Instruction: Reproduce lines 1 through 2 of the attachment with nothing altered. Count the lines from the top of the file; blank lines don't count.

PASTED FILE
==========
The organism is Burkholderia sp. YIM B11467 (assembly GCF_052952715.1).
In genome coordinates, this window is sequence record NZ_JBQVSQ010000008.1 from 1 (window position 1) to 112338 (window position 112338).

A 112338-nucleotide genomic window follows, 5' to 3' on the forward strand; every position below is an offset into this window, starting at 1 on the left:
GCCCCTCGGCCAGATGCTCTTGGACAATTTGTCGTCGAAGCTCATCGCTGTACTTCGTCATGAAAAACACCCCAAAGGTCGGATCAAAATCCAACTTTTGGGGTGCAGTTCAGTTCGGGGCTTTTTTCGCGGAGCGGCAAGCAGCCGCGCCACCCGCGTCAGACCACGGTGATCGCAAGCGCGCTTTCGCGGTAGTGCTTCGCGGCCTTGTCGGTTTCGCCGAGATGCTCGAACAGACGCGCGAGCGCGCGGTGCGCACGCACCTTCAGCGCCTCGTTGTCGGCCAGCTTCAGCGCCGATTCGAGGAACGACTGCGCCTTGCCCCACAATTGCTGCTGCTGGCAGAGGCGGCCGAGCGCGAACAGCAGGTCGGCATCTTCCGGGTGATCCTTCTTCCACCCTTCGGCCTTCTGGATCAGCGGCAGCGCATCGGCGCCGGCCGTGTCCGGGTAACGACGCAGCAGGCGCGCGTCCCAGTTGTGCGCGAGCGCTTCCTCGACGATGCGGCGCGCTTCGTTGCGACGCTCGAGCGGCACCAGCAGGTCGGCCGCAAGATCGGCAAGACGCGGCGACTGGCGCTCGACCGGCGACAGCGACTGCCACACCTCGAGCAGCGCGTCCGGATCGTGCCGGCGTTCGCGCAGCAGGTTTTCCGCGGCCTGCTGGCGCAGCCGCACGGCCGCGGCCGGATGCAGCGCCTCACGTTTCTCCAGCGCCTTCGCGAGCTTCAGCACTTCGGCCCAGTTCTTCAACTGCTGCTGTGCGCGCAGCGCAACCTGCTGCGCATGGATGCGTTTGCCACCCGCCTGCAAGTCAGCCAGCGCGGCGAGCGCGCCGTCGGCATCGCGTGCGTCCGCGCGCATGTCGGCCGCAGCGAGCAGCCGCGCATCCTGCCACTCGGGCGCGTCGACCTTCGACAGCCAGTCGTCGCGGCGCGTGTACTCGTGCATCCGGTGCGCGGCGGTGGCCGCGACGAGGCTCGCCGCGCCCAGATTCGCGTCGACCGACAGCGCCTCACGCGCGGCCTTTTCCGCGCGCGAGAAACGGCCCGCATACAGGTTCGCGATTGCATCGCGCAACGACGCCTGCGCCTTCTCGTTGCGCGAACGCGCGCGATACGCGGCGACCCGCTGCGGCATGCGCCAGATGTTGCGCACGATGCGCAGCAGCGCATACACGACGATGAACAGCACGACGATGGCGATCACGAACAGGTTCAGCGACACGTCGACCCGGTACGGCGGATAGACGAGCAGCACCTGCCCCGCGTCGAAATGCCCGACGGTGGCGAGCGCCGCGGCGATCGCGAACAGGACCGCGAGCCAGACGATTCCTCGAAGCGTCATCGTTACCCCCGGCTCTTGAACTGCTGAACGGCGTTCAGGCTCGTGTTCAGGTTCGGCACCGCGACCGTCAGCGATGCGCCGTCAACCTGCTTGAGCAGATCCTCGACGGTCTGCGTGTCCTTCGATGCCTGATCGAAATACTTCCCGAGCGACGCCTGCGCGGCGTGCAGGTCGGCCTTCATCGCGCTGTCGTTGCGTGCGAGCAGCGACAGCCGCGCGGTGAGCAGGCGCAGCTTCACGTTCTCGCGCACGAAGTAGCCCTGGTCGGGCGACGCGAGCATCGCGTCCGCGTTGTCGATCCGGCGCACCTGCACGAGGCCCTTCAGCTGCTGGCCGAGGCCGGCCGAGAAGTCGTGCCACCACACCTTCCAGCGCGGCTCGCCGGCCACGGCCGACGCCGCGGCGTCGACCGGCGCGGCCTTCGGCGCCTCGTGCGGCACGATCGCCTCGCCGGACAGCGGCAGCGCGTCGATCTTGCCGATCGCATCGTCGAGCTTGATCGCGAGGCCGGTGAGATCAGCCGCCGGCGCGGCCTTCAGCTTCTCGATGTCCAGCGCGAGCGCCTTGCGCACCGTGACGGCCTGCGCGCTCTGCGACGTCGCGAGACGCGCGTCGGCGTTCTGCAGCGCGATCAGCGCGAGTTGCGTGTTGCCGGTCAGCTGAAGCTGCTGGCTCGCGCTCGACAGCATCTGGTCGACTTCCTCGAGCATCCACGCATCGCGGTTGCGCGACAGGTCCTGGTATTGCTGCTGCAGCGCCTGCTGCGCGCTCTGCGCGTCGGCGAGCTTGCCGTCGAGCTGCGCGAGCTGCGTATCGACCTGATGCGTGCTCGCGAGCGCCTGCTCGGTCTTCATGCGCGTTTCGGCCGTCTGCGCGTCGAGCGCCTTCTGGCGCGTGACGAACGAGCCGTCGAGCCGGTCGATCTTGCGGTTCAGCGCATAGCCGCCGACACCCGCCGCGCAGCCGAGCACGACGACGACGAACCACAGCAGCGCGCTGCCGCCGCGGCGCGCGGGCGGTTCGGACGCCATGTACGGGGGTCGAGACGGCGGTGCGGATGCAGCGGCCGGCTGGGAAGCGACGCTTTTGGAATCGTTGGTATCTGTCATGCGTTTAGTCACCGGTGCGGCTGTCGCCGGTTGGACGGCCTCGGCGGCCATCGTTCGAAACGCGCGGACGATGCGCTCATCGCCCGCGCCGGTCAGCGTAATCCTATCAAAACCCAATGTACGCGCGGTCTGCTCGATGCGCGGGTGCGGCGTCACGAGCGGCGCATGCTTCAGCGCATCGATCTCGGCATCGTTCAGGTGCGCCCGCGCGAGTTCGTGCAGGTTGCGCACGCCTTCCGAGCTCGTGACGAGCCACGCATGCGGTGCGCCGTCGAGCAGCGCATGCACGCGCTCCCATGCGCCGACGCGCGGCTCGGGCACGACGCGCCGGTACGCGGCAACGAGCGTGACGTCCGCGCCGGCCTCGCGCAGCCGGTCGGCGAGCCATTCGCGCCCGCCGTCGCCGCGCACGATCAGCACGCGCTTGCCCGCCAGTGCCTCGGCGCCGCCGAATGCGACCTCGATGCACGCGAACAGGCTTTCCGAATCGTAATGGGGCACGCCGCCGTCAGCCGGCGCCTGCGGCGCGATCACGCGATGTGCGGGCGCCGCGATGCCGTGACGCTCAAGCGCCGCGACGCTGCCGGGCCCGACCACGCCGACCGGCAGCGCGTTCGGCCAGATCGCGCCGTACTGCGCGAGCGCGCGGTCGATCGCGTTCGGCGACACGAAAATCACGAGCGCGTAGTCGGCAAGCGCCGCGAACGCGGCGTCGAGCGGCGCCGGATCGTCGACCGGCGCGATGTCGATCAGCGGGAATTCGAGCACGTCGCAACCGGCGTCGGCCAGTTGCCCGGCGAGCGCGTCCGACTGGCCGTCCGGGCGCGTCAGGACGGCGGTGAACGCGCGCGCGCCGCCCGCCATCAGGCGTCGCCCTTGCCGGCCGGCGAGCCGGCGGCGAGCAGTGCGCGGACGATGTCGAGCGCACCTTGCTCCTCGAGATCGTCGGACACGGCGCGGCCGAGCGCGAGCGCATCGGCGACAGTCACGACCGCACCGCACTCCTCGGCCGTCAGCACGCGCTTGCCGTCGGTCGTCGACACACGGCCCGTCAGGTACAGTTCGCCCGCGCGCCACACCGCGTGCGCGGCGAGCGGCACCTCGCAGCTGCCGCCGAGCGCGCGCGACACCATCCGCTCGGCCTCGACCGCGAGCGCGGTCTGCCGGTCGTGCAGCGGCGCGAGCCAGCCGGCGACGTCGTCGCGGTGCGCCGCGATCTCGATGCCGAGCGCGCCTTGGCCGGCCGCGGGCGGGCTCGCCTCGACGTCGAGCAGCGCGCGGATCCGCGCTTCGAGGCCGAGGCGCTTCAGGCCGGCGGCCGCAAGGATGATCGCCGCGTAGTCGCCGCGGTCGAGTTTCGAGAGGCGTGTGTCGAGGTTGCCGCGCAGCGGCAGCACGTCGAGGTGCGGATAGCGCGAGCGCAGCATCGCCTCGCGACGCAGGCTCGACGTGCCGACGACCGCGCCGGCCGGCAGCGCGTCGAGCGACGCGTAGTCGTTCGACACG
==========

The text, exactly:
The organism is Burkholderia sp. YIM B11467 (assembly GCF_052952715.1).
In genome coordinates, this window is sequence record NZ_JBQVSQ010000008.1 from 1 (window position 1) to 112338 (window position 112338).